Sunday, October 4, 2015

Migraines and Tears

I, like several people I know, am subject to migraines.  They go in phases, sometimes.  In a bad phase, I'll get one every week, sometimes more.  In a good phase, I'll get one once a month, though rarely less than that.  Migraines are evil.  They affect one's life in a myriad of ways and they are invisible.  I look perfectly healthy, and it's just a headache, right?  Except, it's not.  If you've never had a migraine, you can't know how debilitating they are.  They affect your vision, your digestion, your mental capabilities and your emotional well being.  I can't drive when I have a bad migraine. It's not that I can't see, it's that I can't see properly.  I no longer get migraines with aura, thank goodness. When I had those, I literally couldn't see.

I miss an unfortunate amount of work due to migraines.  Thankfully, I currently have a job with sick leave, so I don't lose money when I miss work.  But, I miss work.  And I hate that this affects my job. Because it is an invisible illness and because a headache doesn't seem like that big of a deal, it makes me look bad when I leave work or miss work due to a migraine.  It makes it look like I don't have much of a work ethic, when nothing could be further from the truth.  Because of this, there are days when I manage to get to work and stay there despite a migraine, but it isn't easy and I don't get a lot done.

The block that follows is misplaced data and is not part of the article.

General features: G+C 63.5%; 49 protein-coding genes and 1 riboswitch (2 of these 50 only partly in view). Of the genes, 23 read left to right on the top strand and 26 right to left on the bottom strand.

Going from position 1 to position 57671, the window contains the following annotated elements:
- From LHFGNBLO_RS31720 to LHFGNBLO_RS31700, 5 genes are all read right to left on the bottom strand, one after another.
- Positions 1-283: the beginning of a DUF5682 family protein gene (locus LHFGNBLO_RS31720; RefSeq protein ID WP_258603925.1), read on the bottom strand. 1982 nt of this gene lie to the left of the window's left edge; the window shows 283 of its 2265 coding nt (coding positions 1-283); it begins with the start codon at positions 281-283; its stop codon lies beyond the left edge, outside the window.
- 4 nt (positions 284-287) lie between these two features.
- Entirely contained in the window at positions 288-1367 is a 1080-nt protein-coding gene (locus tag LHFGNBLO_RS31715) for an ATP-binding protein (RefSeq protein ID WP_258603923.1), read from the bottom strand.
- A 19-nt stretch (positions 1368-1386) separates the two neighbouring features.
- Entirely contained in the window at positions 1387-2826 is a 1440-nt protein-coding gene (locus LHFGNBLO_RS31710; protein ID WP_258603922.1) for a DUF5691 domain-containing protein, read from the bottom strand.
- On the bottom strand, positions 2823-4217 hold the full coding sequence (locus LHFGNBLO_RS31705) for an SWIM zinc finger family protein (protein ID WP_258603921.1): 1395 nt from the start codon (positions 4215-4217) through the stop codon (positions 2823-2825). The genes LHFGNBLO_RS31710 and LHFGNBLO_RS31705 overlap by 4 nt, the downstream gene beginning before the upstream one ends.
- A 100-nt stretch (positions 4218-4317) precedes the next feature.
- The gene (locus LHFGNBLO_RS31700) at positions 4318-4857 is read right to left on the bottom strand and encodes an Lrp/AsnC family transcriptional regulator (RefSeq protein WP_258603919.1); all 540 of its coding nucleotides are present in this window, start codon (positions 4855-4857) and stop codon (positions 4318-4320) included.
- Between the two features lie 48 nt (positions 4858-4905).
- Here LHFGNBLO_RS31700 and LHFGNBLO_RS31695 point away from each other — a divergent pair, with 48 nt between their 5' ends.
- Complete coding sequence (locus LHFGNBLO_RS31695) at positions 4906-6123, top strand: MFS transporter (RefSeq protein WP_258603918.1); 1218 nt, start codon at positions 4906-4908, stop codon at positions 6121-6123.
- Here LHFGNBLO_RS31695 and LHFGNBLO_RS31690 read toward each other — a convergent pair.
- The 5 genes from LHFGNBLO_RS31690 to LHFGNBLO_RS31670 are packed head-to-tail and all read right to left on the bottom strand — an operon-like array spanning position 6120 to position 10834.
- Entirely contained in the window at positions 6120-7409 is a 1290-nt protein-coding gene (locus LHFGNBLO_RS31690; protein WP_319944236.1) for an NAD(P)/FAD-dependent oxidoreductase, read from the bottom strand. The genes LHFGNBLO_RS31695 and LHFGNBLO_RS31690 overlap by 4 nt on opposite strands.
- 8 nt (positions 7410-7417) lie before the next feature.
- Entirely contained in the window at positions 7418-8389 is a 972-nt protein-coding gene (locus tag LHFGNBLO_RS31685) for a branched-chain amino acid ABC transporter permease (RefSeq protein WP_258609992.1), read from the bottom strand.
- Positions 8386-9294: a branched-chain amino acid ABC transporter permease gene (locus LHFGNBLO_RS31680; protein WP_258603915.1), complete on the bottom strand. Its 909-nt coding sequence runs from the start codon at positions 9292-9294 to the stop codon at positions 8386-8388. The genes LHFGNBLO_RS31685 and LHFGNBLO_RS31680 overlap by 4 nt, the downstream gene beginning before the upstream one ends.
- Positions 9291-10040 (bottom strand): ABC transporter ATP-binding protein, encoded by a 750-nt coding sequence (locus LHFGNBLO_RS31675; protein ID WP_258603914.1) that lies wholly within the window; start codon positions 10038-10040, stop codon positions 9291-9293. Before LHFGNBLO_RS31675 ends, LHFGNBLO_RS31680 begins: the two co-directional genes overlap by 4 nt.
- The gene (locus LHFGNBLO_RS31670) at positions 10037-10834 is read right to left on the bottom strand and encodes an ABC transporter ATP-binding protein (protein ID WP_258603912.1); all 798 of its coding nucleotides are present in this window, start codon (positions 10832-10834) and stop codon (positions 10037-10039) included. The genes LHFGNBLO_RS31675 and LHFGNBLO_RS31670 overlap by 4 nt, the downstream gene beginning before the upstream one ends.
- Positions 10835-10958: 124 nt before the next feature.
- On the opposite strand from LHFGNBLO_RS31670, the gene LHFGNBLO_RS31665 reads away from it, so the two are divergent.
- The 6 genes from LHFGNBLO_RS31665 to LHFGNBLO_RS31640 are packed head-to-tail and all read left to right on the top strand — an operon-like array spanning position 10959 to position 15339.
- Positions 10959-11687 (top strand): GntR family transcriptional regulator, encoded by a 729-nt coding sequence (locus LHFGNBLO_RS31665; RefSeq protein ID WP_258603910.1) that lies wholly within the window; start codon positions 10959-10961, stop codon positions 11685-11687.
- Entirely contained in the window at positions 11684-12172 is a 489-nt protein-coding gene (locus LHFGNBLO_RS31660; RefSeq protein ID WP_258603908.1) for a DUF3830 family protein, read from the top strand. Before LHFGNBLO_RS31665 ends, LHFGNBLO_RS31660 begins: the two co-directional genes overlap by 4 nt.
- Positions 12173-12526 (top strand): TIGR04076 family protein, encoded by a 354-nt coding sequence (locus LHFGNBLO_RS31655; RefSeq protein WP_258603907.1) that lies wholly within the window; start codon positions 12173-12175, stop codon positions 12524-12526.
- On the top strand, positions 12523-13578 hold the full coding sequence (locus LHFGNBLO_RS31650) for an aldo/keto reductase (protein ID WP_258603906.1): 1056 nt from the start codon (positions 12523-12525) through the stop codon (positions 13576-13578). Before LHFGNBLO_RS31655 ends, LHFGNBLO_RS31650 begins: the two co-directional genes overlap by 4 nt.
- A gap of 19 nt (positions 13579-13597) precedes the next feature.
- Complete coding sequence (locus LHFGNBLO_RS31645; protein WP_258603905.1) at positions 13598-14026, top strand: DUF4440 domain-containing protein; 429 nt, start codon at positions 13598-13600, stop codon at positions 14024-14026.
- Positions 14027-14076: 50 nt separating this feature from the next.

Migraines can be socially embarrassing as well.  There's nothing like collapsing on your date's floor in tears of agony when one comes on like a bullet train.  Nothing like having to ask to be allowed to stay the night because driving home isn't a good option, especially when you know you are trespassing on their good will.  Today, I missed my SIL's performance, one she has been working on for months, because I had a migraine.  It's terrible.  I wanted to go, I wanted her to know I support her and am proud of her and I couldn't do it.

Here's something I don't think a lot of people know about migraines.  They can induce a profound depression.  I don't know if it has to do with blood flow in the brain or the being in intense pain for a protracted amount of time or the loss of control over life or what it is, but migraines send me (and many others) into depression.  We know we miss things, we know we don't perform like we should, we know we make unfair demands on our friends and family.  Those things hurt.  I recall one time after a particularly bad bout, I fell asleep on the chaise in my room and woke to find my little daughter (she was 3 or 4 at the time) sitting on me reading a book.  She had made me a little snack of salami and cheese and bread.  And I cried.  I cried because I should have been the one taking care of her and I failed.  And not only did I fail, she had picked up the slack for me as she could and was taking care of me.

So, there you go.  I'd say, show a little compassion for those that suffer, but most of my friends do, for which I am very grateful.  But, compassion or not, I still feel awful for getting them, for making unfair demands on my friends and family and for missing things I oughtn't to be missing.